THE HEDGEYE EDGE
When we presented our SHORT thesis a little over one year ago, we had admittedly underestimated the Company’s ability to buttress itself from competitive intrusion. One facet of our thesis that still gives us confidence on this call is our belief that the Company’s discretionary games business will slow. Like other companies in the Casual Dining space, PLAY has seen beverage and foods comps slow dramatically, leaving its amusement business as the lone portion of the business posting respectable comps.
As we spoke about in our more recent Black Book presentation (August 2017), PLAY is not completely immune to the slowdown in the restaurants space, as system-wide same-store sales has seen a sequential deceleration since 3Q16, and we continue to believe that consensus’ projected reacceleration is unwarranted. More notably, on a two-year average basis, system-wide same-store sales has trended downward since 3Q15 and this trend continued more recently when PLAY reported 2Q17 earnings (SSS of +1.1% vs Consensus +2.6%).
Further, management was forced to revise guidance; among the revisions were same-store sales of +1%-2% (vs prior guidance of 2%-3%) and EBITDA of $270M-$276M (vs prior guidance of $276M-$282M) – we believe these revised estimates may have another step down as the business faces increasing competitive pressure.
INTERMEDIATE TERM (TREND)
PLAY’s dine-in business hinges on occasion-driven traffic, and spells trouble for the business. With traffic trends across the restaurants space hard to come by and the continued proliferation of food delivery, we believe that PLAY’s sports-centric occasion-driven dine-in business will be pressures as the convenience offered by delivery can sway consumers to enjoy the occasion in the comfort of their home.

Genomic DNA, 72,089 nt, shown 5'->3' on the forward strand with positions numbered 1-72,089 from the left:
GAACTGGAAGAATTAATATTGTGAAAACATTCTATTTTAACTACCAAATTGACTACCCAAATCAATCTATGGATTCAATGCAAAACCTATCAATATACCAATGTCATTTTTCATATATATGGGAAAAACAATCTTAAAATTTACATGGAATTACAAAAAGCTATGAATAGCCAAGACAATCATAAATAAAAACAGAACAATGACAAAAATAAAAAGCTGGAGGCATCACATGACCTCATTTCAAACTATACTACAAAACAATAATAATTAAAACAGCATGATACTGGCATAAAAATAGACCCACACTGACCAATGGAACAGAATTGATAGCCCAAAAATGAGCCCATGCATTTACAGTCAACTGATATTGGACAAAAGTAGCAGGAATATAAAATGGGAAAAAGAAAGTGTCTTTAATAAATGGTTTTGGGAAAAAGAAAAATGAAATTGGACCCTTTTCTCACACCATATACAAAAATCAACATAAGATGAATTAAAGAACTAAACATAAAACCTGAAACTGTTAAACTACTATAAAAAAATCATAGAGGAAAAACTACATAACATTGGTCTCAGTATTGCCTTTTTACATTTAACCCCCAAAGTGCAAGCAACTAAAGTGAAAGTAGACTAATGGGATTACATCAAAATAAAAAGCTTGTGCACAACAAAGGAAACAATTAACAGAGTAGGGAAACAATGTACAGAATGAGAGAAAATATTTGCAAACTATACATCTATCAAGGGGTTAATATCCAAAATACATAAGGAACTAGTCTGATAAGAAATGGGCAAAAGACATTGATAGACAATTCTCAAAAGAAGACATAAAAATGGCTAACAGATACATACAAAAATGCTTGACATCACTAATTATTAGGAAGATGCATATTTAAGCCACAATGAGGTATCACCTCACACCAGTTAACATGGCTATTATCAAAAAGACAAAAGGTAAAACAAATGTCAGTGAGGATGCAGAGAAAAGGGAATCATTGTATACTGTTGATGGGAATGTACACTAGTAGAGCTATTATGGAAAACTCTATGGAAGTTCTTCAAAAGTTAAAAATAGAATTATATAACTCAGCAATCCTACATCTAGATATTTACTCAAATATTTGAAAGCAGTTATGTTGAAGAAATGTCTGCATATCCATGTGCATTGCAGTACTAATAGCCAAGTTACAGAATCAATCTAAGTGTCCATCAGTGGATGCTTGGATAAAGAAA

LONG TERM (TAIL)
Turning to competition and how it will affect the PLAY business in the long term, on their 2Q17 earnings call, management talked about how significant of an impact competition and cannibalization had on sales figures in 2Q.
According to the Company, competition from other amusement-centric restaurants, namely TopGolf and Main Event, was modestly above their expectations. During the quarter, Main Event and TopGolf opened 5 units and 2 units respectively, and it is worth noting that of the combined 7 unit openings, 6 of them were in PLAY markets. Going back in time for a moment, when we first broached the idea of shorting PLAY in September 2016, one of our main points was that competitive intruders were attacking PLAY from all angles.
Evidently, we were a bit too early with regard to this observation, but it is now clear that our suspicions were correct. With such competitors not letting up anytime soon, PLAY can expect to be pressured for the foreseeable future.